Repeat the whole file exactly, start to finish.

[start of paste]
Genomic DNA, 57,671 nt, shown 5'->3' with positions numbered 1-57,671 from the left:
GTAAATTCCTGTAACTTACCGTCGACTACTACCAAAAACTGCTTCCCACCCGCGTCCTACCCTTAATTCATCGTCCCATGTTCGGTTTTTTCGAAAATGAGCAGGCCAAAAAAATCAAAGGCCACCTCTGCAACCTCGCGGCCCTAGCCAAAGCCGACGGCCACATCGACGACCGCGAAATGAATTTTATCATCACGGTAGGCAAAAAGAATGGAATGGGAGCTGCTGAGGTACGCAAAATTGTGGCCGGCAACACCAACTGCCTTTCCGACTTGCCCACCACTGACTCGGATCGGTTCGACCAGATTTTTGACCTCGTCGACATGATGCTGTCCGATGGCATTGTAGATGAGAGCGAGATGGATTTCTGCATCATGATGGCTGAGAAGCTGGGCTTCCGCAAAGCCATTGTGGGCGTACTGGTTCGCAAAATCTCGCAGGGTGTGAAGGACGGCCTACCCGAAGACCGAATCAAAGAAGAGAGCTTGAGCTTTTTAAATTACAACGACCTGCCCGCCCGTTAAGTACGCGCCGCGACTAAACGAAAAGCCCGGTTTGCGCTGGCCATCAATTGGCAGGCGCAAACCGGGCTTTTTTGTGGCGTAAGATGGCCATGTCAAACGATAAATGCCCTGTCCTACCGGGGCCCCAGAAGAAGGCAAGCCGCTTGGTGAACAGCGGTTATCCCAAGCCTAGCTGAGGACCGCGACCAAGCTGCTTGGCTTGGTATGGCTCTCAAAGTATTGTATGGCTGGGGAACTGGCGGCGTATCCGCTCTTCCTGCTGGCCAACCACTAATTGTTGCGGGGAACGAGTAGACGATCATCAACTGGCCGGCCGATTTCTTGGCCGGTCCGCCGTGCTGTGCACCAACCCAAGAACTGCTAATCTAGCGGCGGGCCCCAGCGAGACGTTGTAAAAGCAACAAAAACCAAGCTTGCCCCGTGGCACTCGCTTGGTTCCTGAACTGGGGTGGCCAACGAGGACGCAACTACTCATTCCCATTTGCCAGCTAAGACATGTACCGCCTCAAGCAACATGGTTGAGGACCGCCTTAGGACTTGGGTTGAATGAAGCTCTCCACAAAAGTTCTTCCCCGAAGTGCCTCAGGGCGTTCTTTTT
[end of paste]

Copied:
Genomic DNA, 57,671 nt, shown 5'->3' with positions numbered 1-57,671 from the left:
GTAAATTCCTGTAACTTACCGTCGACTACTACCAAAAACTGCTTCCCACCCGCGTCCTACCCTTAATTCATCGTCCCATGTTCGGTTTTTTCGAAAATGAGCAGGCCAAAAAAATCAAAGGCCACCTCTGCAACCTCGCGGCCCTAGCCAAAGCCGACGGCCACATCGACGACCGCGAAATGAATTTTATCATCACGGTAGGCAAAAAGAATGGAATGGGAGCTGCTGAGGTACGCAAAATTGTGGCCGGCAACACCAACTGCCTTTCCGACTTGCCCACCACTGACTCGGATCGGTTCGACCAGATTTTTGACCTCGTCGACATGATGCTGTCCGATGGCATTGTAGATGAGAGCGAGATGGATTTCTGCATCATGATGGCTGAGAAGCTGGGCTTCCGCAAAGCCATTGTGGGCGTACTGGTTCGCAAAATCTCGCAGGGTGTGAAGGACGGCCTACCCGAAGACCGAATCAAAGAAGAGAGCTTGAGCTTTTTAAATTACAACGACCTGCCCGCCCGTTAAGTACGCGCCGCGACTAAACGAAAAGCCCGGTTTGCGCTGGCCATCAATTGGCAGGCGCAAACCGGGCTTTTTTGTGGCGTAAGATGGCCATGTCAAACGATAAATGCCCTGTCCTACCGGGGCCCCAGAAGAAGGCAAGCCGCTTGGTGAACAGCGGTTATCCCAAGCCTAGCTGAGGACCGCGACCAAGCTGCTTGGCTTGGTATGGCTCTCAAAGTATTGTATGGCTGGGGAACTGGCGGCGTATCCGCTCTTCCTGCTGGCCAACCACTAATTGTTGCGGGGAACGAGTAGACGATCATCAACTGGCCGGCCGATTTCTTGGCCGGTCCGCCGTGCTGTGCACCAACCCAAGAACTGCTAATCTAGCGGCGGGCCCCAGCGAGACGTTGTAAAAGCAACAAAAACCAAGCTTGCCCCGTGGCACTCGCTTGGTTCCTGAACTGGGGTGGCCAACGAGGACGCAACTACTCATTCCCATTTGCCAGCTAAGACATGTACCGCCTCAAGCAACATGGTTGAGGACCGCCTTAGGACTTGGGTTGAATGAAGCTCTCCACAAAAGTTCTTCCCCGAAGTGCCTCAGGGCGTTCTTTTT